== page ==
Back-to-school mode means you’ve probably already looked at the calendar for upcoming long weekends and vacations. We suggest a learning trip to Gettysburg.
We know. Getting kids excited about something “educational” is tough. But hang with us on this.
We like Gettysburg for a few reasons:
1. Some argue this was the battle for the soul of the country. In short, a big deal.
2. Abraham Lincoln never goes out of style.
3. The ability to walk, see, hear and even taste history totally blows school out of the water.
Gettysburg is especially important for 7-8th graders whose curriculum includes the Civil War. Of course, it can be a tough topic, so how do you set up your kids for the experience? The six-hour ride gives you plenty of opportunity.
“It’s not a happy event, but it’s a monumental event that needs to be talked about, especially with what’s going on today,” said teacher Rick Pyszczek, Jr., who’s also president of the Niagara Frontier Council for The Social Studies.
Pyszczek says it’s important that kids understand the issues of the North and South at that time too. While the overall idea that Civil War was about the moral issue of slavery is true, many folks forget that it began as conflict about states’ rights. Gettysburg was the turning point in the Civil War.
“Gettysburg really changed the course of history,” said Pyszczek, who notes one of the best tools to use is Lincoln’s Gettysburg Address that kids will be already be familiar with.
“The tone of the short speech reminds us to remember what happened, talks about what the ‘after’ will look like and asks how to bring people together,” said Pyszczek. “It also asks, ‘where do we go from here?’”
Pyszczek likes Gettysburg for the “it happened here” aspect too. The battle occurred July 1-3, 1863.
“Something as simple as the geography tells the story. Men running up a steep hill. If you visit in July, you can feel the oppressive heat the men battled in. You can’t learn that from a book.”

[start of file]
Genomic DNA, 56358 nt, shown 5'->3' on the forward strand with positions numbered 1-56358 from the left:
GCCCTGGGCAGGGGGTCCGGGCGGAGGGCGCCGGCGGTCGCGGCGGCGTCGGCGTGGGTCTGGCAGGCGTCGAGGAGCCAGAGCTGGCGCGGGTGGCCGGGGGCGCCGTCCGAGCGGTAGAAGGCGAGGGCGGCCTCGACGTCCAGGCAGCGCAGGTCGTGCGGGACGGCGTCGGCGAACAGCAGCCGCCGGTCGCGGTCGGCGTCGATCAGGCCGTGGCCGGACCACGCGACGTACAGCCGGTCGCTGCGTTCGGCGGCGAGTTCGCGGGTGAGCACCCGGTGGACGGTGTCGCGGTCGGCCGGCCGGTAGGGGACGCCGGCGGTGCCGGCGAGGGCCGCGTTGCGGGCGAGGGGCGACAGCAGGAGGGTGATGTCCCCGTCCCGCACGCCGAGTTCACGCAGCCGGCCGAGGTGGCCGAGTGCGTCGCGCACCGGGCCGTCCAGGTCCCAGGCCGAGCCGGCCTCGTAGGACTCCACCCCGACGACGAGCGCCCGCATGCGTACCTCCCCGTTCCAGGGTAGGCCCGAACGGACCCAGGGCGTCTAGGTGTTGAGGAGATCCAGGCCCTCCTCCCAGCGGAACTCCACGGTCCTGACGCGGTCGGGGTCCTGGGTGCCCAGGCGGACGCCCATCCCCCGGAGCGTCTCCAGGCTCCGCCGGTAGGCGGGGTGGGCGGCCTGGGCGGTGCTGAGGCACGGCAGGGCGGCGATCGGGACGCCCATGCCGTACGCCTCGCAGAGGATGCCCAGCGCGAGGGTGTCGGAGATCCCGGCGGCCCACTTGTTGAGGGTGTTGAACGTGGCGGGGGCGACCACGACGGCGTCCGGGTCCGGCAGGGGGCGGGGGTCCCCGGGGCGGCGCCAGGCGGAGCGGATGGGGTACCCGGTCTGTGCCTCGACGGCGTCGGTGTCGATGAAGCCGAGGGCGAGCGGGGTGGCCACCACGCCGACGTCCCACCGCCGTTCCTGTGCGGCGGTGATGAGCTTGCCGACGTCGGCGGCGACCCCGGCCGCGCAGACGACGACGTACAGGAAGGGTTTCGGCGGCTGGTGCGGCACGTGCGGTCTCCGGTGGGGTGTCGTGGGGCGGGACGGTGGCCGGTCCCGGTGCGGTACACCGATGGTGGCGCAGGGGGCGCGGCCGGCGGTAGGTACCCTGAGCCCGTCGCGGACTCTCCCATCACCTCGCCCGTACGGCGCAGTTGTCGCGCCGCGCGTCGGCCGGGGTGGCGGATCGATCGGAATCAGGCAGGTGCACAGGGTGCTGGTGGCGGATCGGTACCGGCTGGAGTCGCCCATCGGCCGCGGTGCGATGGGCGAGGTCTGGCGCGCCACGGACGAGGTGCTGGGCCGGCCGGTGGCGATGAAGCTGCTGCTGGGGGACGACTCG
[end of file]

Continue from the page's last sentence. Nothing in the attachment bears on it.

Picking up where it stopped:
Tales of lesser-known, human stories often don’t make history books either. Yet Pyszczek warns against drowning the kids in information. “Go for big ticket items. Take the less is more approach.”
Here we list our top recommendations for your trip. Do some or all, depending on your time.
To that end, we also leave you with a quote from Abraham Lincoln: “Upon the subject of education…I can only say that I view it as the most important subject which we as a people can be engaged in.”
The Gettysburg National Military Park Museum and Visitors Center
Treat the museum as your battle headquarters for suggestions #1-3. The staff is unbelievably helpful.
1. Film, cyclorama & museum
Definitely invest in the Film, Cyclorama and Museum Experience ($15 per adult 13+; $10 kids 6-12; 5 and under free). The excellent short film “A New Birth of Freedom” sets the stage for what you’ll see.
From there, see the “Battle of Gettysburg” cyclorama. It’s a giant circular painting that was the IMAX of the 1880s. It traveled the country to be put on display.
Finish with the museum, which takes visitors through before, during and after the battle. Let the kids find their way at their own speed, even if it’s quick. Short films throughout the exhibit are perfect for explaining what they are seeing. If there is one thing to point out, it’s the slave shackles at the entrance. It brings the reality into focus.